Treasures with frayed edges.

”We keep moving forward, opening new doors, and doing new things, because we’re curious and curiosity keeps leading us down new paths.”
(Walt Disney)

Childhood curiosity is a powerful thing.  Even from a very young age children seem intrigued by novelty.  They want to shape their own minds about what they do and don’t like, what it is they want to see, explore and discover next.

So when my mum made our little girl her first ever treasure basket at the beginning of this year it was an all out hit.  A whole basket full of new, unknown objects…what a wonder!  The treasure basket concept is not new, but is becoming more popular as increasing numbers of parents look for stimulating, engaging, and natural alternatives to plastic play things for their children.

sensory play and exploration...taste testing!

sensory play and exploration…taste testing!

When making a treasure basket, the idea is to choose items which arouse a child’s curiosity, help them develop motor skills, give them the opportunity to experience something new and most importantly, have fun!

As a baby-friendly first treasure basket, ours had a mix of things to engage the auditory, visual and kinesthetic senses which were small and light enough for little hands to examine independently. A shiny brass hand bell, a nail brush, a hand mirror, a wooden spoon, an embroidered handkerchief, a bamboo woven ball, a powder-puff, and a pompom on the end of a long multi-coloured woven rope.

Some of the items were more popular than others.  The hand bell, mirror and rope with pompom attached being the main attractions.  Even though that treasure basket has since been disassembled and replaced by other incarnations to keep the curiosity alive, the rope is still a favourite toy.  Our little girl often goes to find it in her toy box.  Sitting on the floor and stretching it, squashing it, running it over her hair and face, tasting it, carrying it, or dragging the pompom along on the rope behind her.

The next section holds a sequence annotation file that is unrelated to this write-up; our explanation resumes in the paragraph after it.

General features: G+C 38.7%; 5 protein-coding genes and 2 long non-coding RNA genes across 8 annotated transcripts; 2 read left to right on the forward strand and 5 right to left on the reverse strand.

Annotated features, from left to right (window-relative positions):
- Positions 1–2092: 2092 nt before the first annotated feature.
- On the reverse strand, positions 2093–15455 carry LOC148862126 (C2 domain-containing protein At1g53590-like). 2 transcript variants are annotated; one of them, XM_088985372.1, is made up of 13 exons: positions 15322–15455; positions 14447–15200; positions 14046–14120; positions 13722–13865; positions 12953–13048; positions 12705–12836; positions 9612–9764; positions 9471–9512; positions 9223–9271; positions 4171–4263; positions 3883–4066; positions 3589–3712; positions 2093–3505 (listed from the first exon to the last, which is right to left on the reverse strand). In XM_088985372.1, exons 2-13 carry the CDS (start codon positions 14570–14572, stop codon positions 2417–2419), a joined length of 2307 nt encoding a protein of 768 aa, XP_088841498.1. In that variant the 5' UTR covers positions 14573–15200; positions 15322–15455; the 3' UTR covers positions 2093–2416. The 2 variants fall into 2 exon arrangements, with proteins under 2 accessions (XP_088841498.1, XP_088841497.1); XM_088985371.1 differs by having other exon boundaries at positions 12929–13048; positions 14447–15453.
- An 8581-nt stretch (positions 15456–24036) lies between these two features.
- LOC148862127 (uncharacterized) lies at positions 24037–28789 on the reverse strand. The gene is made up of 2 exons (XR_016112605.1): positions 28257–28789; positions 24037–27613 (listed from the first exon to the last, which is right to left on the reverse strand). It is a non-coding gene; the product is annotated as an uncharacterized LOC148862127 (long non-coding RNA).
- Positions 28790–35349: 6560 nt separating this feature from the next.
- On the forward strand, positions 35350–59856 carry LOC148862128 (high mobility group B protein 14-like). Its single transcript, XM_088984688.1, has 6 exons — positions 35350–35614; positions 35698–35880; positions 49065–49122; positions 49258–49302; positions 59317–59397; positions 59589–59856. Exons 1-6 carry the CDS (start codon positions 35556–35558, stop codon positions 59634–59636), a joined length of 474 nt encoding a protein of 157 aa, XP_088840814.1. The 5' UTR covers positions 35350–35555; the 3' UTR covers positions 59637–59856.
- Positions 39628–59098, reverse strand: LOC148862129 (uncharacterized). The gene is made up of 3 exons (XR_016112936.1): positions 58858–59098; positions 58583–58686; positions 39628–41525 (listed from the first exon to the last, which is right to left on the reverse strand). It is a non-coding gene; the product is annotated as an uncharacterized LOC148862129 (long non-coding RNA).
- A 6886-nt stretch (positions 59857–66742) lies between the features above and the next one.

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Coils of hand-twisted rope. With extra added love from Granny.

My mum made it by hand out of different balls of coloured wool.  It wasn’t a difficult or particularly time-consuming creation for her, but it was made with lots of love and thought.   As such I love that our little girl has taken to it so much.  It is admittedly looking a bit tatty and frayed at the edges these days, but then all the most-loved toys do by the time they’re done with don’t they?  I’m working on the theory that a play box full of well-worn, frayed and thread-bare toys is a sign of a contented, busy, fun-filled childhood.

 

I’ve really loved seeing the variety of other interpretations of ‘fray’ by fellow bloggers for this week’s ‘fray’ WordPress weekly photo challenge.  That is sometimes the beauty of a more unusual theme.  Some of my favourites so far include these gems:

 

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15 thoughts on “Treasures with frayed edges.

    1. jennylratcliffe Post author

      I totally agree Annette! I love thinking of new experiences and opportunities for her. We have a mix of bought things and every day household things…plus the great outdoors of course!

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  1. lifelessons

    So glad to some playthings for children not made of plastic! Babies always prefer pots and pans or “treasures” pulled out of purses or drawers anyway. If you give children in Mexico toys, they soon abandon them and wander off to watch or “help” their parents work. Imagination is the best plaything of all! Judy

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    1. jenny Post author

      I was a ‘montessori’ child, and it is a value I’ve held on to. So for inspiring play for my daughter, I’m much more into real life, natural and household objects if I can manage it. I’m glad to find someone on a similar wavelength! :o)

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